war crimes in Ukraine

The Tribunal for Putin (T4P) global initiative was set up in response to the all-out war launched by Russia against Ukraine in February 2022.

Crimean Tatar gets 4-year suspended sentence in notorious ‘May 3 case’

24-year-old Musa Abkerimov is the first person to be tried on dubious and belated charges in connection with the meeting on May 3, 2014 when up to 5 thousand Crimean Tatars travelled to the Armyansk border crossing to meet Mustafa Dzhemiliev, the veteran Crimean Tatar leader whom Russia has banned from his native land

24-year-old Musa Abkerimov is the first person to be tried on dubious and belated charges in connection with the meeting on May 3, 2014 when up to 5 thousand Crimean Tatars travelled to the Armyansk border crossing to meet Mustafa Dzhemiliev.  The 71-year-old veteran Crimean Tatar leader had been prevented from flying to Simferopol the previous day, giving the lie to officials’ de,  after a five-year ban on Dzhemiev  ebterubg  Critcism of UPA, etc

According to Abkerimov’s lawyer Dzemil Temishev, the young man could have been sentenced to a real time of imprisonment of up to 10 years.  Presumably for that reason on his Facebook page he called the sentence “fair”, noting that the court had taken all extenuating circumstances into account.  The prosecutor’s office asserted that Abkerimov had “admitted guilt and repented”.

Musa Abkerimov was found guilty of using violence against a Berkut special unit officer in a police cordon near the Armyansk border crossing.  The charge was under  Article 318 § 2 of the Russian Criminal Code (applying violence dangerous for health against an official while the latter was carrying out his or her duties).

As reported, on May 3 the Crimean Tatar Mejlis (representative assembly) cancelled the traditional Spring festival because of the ban on Mustafa Dzhemiliev and asked Crimean Tatars to come instead to the Armyansk crossing to meet him and escort him into Crimea. 

They were confronted by Russian OMON riot police and Crimean ‘police’, including, apparently, ‘Berkut’ special units.

It was decided that Dzhemiliev would return to Kyiv in order to avert bloodshed.  The only actual ‘offences’ reported at the time were that roads were blocked. Dzhemiliev recently said that the Crimean prosecutor had also accused people of illegally crossing the border, and pointed out that according to both Ukrainian and international law the said border is an administrative border between parts of Ukraine.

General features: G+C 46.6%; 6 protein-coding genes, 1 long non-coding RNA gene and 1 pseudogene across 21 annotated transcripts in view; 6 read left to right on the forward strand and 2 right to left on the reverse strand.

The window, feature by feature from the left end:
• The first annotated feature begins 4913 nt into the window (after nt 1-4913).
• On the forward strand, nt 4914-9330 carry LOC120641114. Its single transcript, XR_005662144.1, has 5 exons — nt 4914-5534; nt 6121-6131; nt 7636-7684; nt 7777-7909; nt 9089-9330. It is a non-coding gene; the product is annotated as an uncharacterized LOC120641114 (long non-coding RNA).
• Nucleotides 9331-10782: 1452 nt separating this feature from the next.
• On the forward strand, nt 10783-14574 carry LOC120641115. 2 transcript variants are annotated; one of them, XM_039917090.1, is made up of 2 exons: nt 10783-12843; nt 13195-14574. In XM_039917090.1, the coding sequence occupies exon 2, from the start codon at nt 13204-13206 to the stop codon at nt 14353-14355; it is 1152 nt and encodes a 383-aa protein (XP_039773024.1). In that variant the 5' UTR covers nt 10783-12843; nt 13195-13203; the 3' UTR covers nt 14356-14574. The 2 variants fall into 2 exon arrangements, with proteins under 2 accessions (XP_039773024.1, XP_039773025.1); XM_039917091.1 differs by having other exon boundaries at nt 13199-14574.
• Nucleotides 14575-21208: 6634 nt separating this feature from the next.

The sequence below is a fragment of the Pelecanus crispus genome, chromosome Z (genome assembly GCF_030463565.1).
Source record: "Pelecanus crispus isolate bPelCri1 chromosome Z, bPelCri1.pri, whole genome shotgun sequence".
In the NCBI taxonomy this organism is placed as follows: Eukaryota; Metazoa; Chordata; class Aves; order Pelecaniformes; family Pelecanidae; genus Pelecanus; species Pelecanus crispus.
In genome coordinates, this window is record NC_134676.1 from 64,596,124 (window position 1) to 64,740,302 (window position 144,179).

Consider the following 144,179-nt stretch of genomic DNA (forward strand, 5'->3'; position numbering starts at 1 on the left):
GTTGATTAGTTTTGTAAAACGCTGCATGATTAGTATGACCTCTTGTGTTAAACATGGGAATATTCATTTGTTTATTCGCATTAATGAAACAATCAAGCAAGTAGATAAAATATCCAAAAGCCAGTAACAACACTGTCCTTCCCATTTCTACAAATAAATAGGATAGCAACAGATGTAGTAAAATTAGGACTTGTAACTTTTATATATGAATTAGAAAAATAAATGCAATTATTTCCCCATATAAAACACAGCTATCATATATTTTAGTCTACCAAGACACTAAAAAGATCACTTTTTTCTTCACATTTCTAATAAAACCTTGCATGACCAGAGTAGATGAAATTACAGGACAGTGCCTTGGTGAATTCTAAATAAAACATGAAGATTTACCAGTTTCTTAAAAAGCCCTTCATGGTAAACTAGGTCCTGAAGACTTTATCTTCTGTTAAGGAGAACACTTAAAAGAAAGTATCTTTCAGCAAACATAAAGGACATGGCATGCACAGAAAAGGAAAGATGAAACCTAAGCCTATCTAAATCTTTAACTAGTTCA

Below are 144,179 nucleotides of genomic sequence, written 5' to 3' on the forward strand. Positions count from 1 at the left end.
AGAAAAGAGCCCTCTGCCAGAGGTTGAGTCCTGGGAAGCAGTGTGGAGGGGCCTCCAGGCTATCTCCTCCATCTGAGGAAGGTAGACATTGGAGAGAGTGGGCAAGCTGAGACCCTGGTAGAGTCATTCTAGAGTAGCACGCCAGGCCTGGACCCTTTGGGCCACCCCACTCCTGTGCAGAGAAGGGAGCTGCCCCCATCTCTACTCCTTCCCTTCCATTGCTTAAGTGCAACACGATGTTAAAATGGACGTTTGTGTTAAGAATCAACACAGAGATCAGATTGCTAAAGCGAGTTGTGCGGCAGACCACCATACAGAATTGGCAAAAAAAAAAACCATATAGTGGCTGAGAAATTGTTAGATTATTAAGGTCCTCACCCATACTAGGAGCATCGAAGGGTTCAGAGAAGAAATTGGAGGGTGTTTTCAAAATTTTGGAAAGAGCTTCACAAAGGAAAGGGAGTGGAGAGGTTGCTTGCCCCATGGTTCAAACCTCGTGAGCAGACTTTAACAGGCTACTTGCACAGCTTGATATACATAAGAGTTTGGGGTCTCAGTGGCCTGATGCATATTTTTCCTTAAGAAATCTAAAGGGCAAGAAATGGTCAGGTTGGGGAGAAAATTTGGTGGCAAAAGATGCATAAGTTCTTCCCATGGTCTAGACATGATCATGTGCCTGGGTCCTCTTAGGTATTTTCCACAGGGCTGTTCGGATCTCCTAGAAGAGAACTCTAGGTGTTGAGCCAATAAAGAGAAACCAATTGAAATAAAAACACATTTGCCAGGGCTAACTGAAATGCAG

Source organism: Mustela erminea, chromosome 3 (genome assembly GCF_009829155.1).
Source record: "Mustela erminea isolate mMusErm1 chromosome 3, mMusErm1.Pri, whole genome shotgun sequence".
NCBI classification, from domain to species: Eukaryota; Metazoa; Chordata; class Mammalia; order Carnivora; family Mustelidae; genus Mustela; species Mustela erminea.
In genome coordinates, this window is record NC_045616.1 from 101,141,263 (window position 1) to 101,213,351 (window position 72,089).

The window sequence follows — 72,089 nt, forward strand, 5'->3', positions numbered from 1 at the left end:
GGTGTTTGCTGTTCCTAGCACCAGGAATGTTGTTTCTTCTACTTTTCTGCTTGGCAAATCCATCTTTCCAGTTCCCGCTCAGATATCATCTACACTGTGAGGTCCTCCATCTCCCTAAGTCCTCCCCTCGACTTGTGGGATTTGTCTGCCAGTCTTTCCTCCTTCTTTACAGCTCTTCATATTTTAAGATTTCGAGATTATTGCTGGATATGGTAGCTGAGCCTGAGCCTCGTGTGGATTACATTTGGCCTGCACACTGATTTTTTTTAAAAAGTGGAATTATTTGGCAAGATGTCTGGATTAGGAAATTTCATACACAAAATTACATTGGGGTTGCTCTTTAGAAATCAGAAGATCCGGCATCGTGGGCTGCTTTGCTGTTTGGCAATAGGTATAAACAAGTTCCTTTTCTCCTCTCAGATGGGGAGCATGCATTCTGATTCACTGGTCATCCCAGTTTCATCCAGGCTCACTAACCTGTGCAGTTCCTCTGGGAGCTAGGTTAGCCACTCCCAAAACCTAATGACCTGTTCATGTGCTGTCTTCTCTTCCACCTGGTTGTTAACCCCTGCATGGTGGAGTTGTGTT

The following day Poklonskaya sent two reports to the Russian Investigative Committee and FSB “for the organization of criminal prosecution in connection with unlawful public protests” by Crimean Tatars in Armyansk.   She also issued Refat Chubarov, head of the Mejlis, or representative assembly of the Crimean Tatars with a warning that the Mejlis could be dissolved, claiming that the protest was “action of an extremist nature”. 

A Crimean Human Rights Field Mission spokesperson reported that around 200 people had been fined between 10 and 40 thousand roubles on administrative charges (an ‘unauthorized rally’ and ‘not obeying the police’). 

The arrests began six months later, in October over supposed violence against police officers – none of which had been reported at the time.  All men were initially remanded in custody for two months.  The men arrested included Crimean Tatar activist Tair Smedlyaev who was stopped while driving with his two sons, one of whom was only three and a half, and taken into custody.  The judge was reported to have based the detention order on the prosecution’s claim that 60 people had asserted that Smedlyaev was an ‘extremist’.  There was apparently also a statement from the Crimean ‘Centre for Countering Extremism’ which claimed that Smedlyaev is also a member of the Ukrainian nationalist organization ‘Right Sector’.

For a long time it appeared that the Crimean authorities were planning to use the so-called May 3 case as a remake of the Russian Bolotskaya Square prosecutions of anti-Putin protesters on May 6, 2012.   There were constant armed searches of Crimean Tatar homes, interrogations and other repressive measures.  In fact, however, the main focus has now moved to the ‘Feb 26 case’ which is quite unprecedentedly cynical, pertaining as it does to a demonstration that took place under Ukrainian rule and law.   It seems likely that the reason for this new politically motivated case was to attack the Mejlis.  As reported here, the first arrest was of Akhtem Chiygoz, the Deputy Head of the Mejlis, and highest ranking Crimean Tatar leader since both Mustafa Dzhemiliev and Refat Chubarov were banned by Russia from their native Crimea  (more details here)

Halya Coynash

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